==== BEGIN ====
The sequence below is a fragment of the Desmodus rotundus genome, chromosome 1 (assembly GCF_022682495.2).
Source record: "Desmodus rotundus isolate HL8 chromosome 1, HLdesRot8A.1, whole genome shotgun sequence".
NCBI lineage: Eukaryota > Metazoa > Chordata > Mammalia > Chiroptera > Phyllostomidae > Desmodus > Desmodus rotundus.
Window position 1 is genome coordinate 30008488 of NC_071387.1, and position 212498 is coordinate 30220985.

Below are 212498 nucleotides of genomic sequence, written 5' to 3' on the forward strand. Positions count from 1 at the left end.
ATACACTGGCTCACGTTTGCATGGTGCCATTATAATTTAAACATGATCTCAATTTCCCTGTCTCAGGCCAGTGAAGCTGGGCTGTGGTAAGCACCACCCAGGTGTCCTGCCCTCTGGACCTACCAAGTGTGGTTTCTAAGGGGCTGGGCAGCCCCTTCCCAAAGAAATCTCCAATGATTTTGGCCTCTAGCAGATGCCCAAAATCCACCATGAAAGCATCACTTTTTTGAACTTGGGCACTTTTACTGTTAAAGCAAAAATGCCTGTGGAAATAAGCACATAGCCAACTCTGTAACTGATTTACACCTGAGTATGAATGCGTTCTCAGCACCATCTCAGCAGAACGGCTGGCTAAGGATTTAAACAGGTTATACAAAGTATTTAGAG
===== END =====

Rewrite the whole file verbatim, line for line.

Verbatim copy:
The sequence below is a fragment of the Desmodus rotundus genome, chromosome 1 (assembly GCF_022682495.2).
Source record: "Desmodus rotundus isolate HL8 chromosome 1, HLdesRot8A.1, whole genome shotgun sequence".
NCBI lineage: Eukaryota > Metazoa > Chordata > Mammalia > Chiroptera > Phyllostomidae > Desmodus > Desmodus rotundus.
Window position 1 is genome coordinate 30008488 of NC_071387.1, and position 212498 is coordinate 30220985.

Below are 212498 nucleotides of genomic sequence, written 5' to 3' on the forward strand. Positions count from 1 at the left end.
ATACACTGGCTCACGTTTGCATGGTGCCATTATAATTTAAACATGATCTCAATTTCCCTGTCTCAGGCCAGTGAAGCTGGGCTGTGGTAAGCACCACCCAGGTGTCCTGCCCTCTGGACCTACCAAGTGTGGTTTCTAAGGGGCTGGGCAGCCCCTTCCCAAAGAAATCTCCAATGATTTTGGCCTCTAGCAGATGCCCAAAATCCACCATGAAAGCATCACTTTTTTGAACTTGGGCACTTTTACTGTTAAAGCAAAAATGCCTGTGGAAATAAGCACATAGCCAACTCTGTAACTGATTTACACCTGAGTATGAATGCGTTCTCAGCACCATCTCAGCAGAACGGCTGGCTAAGGATTTAAACAGGTTATACAAAGTATTTAGAG